pew-like benches.  Freshly pressed suits buzzing with business day
chuckles and chatter contrasted chain shackles rattling on 70
immigrant people, most of whom were silent.  Attention was given to
stacks of important papers.   In the center of the courtoom, behind
where the judge sits is a circular seal where E. Plurbus Unum: The
Many are One, is inscribed, and the image of an eagle hints of soaring
freedom. The snaking ribbon flowing around the eagle image is kind of
like the creature that the eagle eats on the Mexican flag.

Operation Streamline began in Del Rio, Texas in 2005.  According to a
2010 report, Operation Streamline has expanded and now includes Yuma,
AZ (December 2006); Laredo, TX (November 2007); Tucson, AZ (January
2008); and Rio Grande Valley, TX (June 2008) .  It affects many first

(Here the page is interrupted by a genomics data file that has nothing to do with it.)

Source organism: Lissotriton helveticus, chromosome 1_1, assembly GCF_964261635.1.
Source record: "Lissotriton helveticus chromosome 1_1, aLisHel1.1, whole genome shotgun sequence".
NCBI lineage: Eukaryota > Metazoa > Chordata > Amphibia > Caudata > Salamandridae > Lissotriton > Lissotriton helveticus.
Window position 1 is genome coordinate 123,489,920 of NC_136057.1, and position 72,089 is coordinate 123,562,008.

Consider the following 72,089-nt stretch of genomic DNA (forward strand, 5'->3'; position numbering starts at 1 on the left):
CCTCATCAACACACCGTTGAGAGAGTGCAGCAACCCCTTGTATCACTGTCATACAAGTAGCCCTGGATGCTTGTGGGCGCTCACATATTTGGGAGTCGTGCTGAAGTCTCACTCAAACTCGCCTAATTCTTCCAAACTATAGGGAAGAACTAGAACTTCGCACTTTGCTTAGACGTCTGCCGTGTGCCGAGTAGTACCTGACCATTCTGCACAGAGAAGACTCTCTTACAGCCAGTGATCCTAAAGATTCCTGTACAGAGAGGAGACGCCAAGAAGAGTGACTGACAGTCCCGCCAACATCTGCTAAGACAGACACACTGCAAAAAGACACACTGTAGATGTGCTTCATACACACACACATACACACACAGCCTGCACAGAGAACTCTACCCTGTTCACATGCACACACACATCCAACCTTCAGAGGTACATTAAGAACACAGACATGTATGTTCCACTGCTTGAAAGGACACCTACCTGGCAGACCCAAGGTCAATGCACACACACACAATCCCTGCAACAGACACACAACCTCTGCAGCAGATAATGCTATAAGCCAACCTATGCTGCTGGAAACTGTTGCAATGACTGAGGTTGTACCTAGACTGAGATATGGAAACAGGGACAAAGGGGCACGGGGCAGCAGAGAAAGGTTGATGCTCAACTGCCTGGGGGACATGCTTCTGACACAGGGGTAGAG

time border crossers.   To learn more:
.  I am learning and hoping to find out more information about
Operation Streamline and have wondered if anyone knows how many states
it is currently happening in? I have been searching but haven´t been
able to find that yet.

The 2005 CBP (Border Patrol) report about it is meant to sound
reassuring :  “Securing our nation’s borders from a potential
terrorist threat and from the illegal entry of people, weapons and
drugs is absolutely paramount,” stated David Aguilar, Chief of CBP’s
Border Patrol. “Through Operation Streamline II, we are able to target
a federal government offensive in the Del Rio area intended to
dramatically reduce illegal activity and deter future activity.”
While of course security is important, this quote and the process it
supports leave out much of the complexity of interrelated security and
immigration issues.  We can be talked into thinking we will be more
secure by building fences and making policies that wall out our
neighbors, when we need to consider knocking on our neighbor’s doors